Laboratory Tests: The most common test used to diagnose PHPT is a serum calcium test, which measures the amount of calcium circulating in your bloodstream. If this value is higher than normal, it could indicate PHPT. Other tests such as ionized calcium and phosphate are also used to confirm diagnosis. In addition, a serum PTH test may be ordered to measure levels of PTH in your body; if these values are higher than normal, it could indicate primary hyperparathyroidism.

Your physician will order a 24 hour urine calcium collection for evaluation of urine calcium. Do not skip this test, since on rare occasions some patients with a genetic condition known as Familial Hypocalciuric Hypercalcemia (FHH) can also have both high blood calcium and parathyroid hormone levels.

Imaging Studies: Imaging studies such as ultrasound, parathyroid sestamibi scan or CT scan may be performed if underlying causes for PHPT as part of testing before surgery. These imaging studies help doctors locate any abnormal growths of not only the parathyroid glands but also the thyroid gland that might affect the nature of your surgery.

The parathyroid glands have been called the last anatomic discovery for good reason. This is because the parathyroids are very small and were only discovered in humans in 1880. For this reason, slight enlargement of the parathyroids can be missed on imaging even when there is clinically significant disease.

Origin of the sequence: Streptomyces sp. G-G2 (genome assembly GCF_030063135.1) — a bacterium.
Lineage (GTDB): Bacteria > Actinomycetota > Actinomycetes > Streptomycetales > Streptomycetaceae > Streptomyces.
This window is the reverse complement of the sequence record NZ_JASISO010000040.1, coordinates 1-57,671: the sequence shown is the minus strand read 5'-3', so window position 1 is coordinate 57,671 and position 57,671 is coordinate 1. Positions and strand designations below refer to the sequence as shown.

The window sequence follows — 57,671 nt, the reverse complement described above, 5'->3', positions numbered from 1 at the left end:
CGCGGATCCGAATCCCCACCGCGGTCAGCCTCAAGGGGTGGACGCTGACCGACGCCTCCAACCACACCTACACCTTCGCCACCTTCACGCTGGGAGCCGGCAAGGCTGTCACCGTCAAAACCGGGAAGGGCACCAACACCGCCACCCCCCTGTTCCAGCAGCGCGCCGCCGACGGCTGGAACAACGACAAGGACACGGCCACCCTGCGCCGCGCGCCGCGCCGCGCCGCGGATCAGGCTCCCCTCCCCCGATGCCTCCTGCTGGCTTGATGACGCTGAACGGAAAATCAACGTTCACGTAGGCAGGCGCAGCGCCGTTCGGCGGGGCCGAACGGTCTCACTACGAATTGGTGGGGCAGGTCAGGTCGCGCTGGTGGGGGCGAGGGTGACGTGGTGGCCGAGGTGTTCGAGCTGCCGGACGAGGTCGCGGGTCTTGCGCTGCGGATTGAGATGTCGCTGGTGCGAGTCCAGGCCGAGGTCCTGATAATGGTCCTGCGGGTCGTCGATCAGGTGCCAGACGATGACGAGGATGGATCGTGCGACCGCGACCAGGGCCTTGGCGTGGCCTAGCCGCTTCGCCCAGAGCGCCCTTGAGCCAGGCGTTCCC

As such, the absence of a clearly discernible parathyroid tumor on imaging does not preclude the need for surgery. Primary hyperparathyroidism is biochemical diagnosis (requires blood and urine testing) and not a radiologic (ultrasound or CT scanning) one.

Bone Density Test: A bone density test may also be done if there is concern about osteoporosis due to prolonged exposure to high levels of parathormone caused by PHPT. This test measures how strong your bones are and helps determine whether you have developed osteoporosis from long-term effects associated with primary hyperparathyroidism. Your endocrinologist will likely order a special 3 site DEXA scan. This will evaluate bone density in your non-dominant forearm, lumbar spine and hips.

Other Tests: Additional tests such as urine analysis and 24-hour urine collection may also be ordered depending on individual circumstances related to symptoms experienced by patients with primary hyperparathyroidism . These tests help identify any other medical conditions that might contribute or cause secondary forms of hyperparathyoidism such as exposure to thiazide diuretics, kidney disease or vitamin D deficiency .

Overall, diagnosing primary hyperparathyroidism requires careful evaluation through laboratory testing and imaging studies combined with relevant patient history information regarding signs and symptoms.

Early diagnosis of primary hyperparathyroidism is important in order to ensure timely treatment and improve outcomes. In the next section, we will discuss the various treatment options available for this condition.